dc.description.abstract<table><tr><td colspan="2" class="item-title">Concurrent Validity of the Actiwatch-64 and Polysomnography in Older Women</td></tr><tr class="item-sponsor"><td class="label">Conference Sponsor:</td><td class="value">Western Institute of Nursing</td></tr><tr class="item-year"><td class="label">Conference Year:</td><td class="value">2009</td></tr><tr class="item-author"><td class="label">Author:</td><td class="value">Taibi, Diana M., PhD, RN</td></tr><tr class="item-institute"><td class="label">P.I. Institution Name:</td><td class="value">University of Washington, Biobehavioral Nursing and Health Systems</td></tr><tr class="item-author-title"><td class="label">Title:</td><td class="value">Assistant Professor</td></tr><tr class="item-address"><td class="label">Contact Address:</td><td class="value">Box 357266, Seattle, WA, 98195-7266, USA</td></tr><tr class="item-phone"><td class="label">Contact Telephone:</td><td class="value">206-685-8939</td></tr><tr class="item-email"><td class="label">Email:</td><td class="value">dmtaibi@u.washington.edu</td></tr><tr class="item-co-authors"><td class="label">Co-Authors:</td><td class="value">Carol Landis, DNSc, RN, FAAN, Professor; Teresa Ward, PhD, RN, Assistant Professor</td></tr><tr><td colspan="2" class="item-abstract">Purposes/Aims:&nbsp; The aim of this study is to examine the concurrent validity of sleep assessments from Actiwatch-64 (AW-64, Mini-mitter, Bend, OR) with polysomnography (PSG), the current gold standard of sleep measurement. The study is a secondary analysis of data from a clinical trial of valerian in older women with insomnia. Background/Rationale: Actigraphs, small wrist-worn devices, measure activity as a proxy for sleep and wake behavior based on the premise that sleep is accompanied by minimal physical activity.&nbsp; Because actigraphy measures body movements rather than directly measuring brainwave sleep patterns, the validity of actigraphy may vary in different populations and under different conditions.&nbsp; The accuracy of actigraphy in distinguishing sleep from wake behavior decreases under conditions in which participants lie motionless and awake, as often occurs in insomnia.&nbsp; Additionally, measures of validity differ between specific actigraph devices that vary in their physical properties and use different mathematical algorithms in the associated software to calculate measures of sleep and wake.&nbsp; The few studies that examined AW-64 validity have shown inconsistent findings, with correlations on sleep outcomes from AW-64 and PSG ranging from weak (.30) to strong (.83).&nbsp; Only one study reported minute-to-minute agreement of actigraphy with PSG, finding high sensitivity (92%).&nbsp; Findings from the current study will add much-needed data on the validity of the AW-64 for assessing sleep specifically in older women with insomnia. Methods:&nbsp; Concurrent actigraphy and PSG recordings were obtained during nine nights of an efficacy study of the herb valerian.&nbsp; Participants were 16 older women (mean age 69.4 &plusmn; 8.1 years) with insomnia.&nbsp; Sleep parameters (sleep latency, total sleep time, sleep efficiency, and wake after sleep onset) were scored using Actiware 3.4 and statistical analyses were done using SPSS 15.0.&nbsp; Epoch-by-epoch agreement was represented by the percentage of PSG sleep (sensitivity) and wake (specificity) correctly detected by AW-64 as well as overall agreement for all epochs.&nbsp; Predictive values for AW-64 sleep and wake (the probability that AW-64-identified sleep and wake were correct by PSG criteria) were also calculated. Validity of the calculated sleep parameters was analyzed using Pearson's correlations and Bland-Altman graphs.&nbsp; Bland-Altman analyses allow exploration of whether the difference between two measures varies over the scale of measurement; i.e., whether or not discrepancies are greater as sleep becomes more disturbed.&nbsp; Results:&nbsp; Analyses are currently in progress. Implications:&nbsp; Findings from this study will provide data on the validity of the AW-64 sleep assessments that will guide the use of actigraphy for sleep assessment in future studies of insomnia in older women.</td></tr></table>en_GB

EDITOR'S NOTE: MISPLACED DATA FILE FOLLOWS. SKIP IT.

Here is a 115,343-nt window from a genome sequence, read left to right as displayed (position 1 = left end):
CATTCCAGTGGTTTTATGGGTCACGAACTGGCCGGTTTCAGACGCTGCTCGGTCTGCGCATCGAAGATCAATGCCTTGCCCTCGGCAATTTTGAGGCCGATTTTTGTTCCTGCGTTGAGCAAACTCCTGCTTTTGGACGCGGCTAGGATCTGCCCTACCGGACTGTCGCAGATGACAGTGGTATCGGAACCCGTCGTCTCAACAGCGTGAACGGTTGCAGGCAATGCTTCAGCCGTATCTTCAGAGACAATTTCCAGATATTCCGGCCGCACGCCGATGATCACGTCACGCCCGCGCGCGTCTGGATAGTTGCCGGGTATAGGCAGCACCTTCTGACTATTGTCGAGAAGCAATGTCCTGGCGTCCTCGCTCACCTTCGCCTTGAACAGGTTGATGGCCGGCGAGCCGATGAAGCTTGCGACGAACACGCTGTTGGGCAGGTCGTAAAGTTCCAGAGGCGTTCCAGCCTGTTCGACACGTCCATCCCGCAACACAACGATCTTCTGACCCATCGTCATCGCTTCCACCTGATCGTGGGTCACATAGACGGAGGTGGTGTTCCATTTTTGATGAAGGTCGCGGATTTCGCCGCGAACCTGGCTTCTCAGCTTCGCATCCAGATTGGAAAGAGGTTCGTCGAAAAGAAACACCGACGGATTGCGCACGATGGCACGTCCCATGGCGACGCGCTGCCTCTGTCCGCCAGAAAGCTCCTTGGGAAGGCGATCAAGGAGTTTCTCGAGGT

dc.date.available2011-10-26T20:04:27Z-
dc.date.issued2011-10-17en_GB
dc.date.accessioned2011-10-26T20:04:27Z-
dc.description.sponsorshipWestern Institute of Nursingen_GB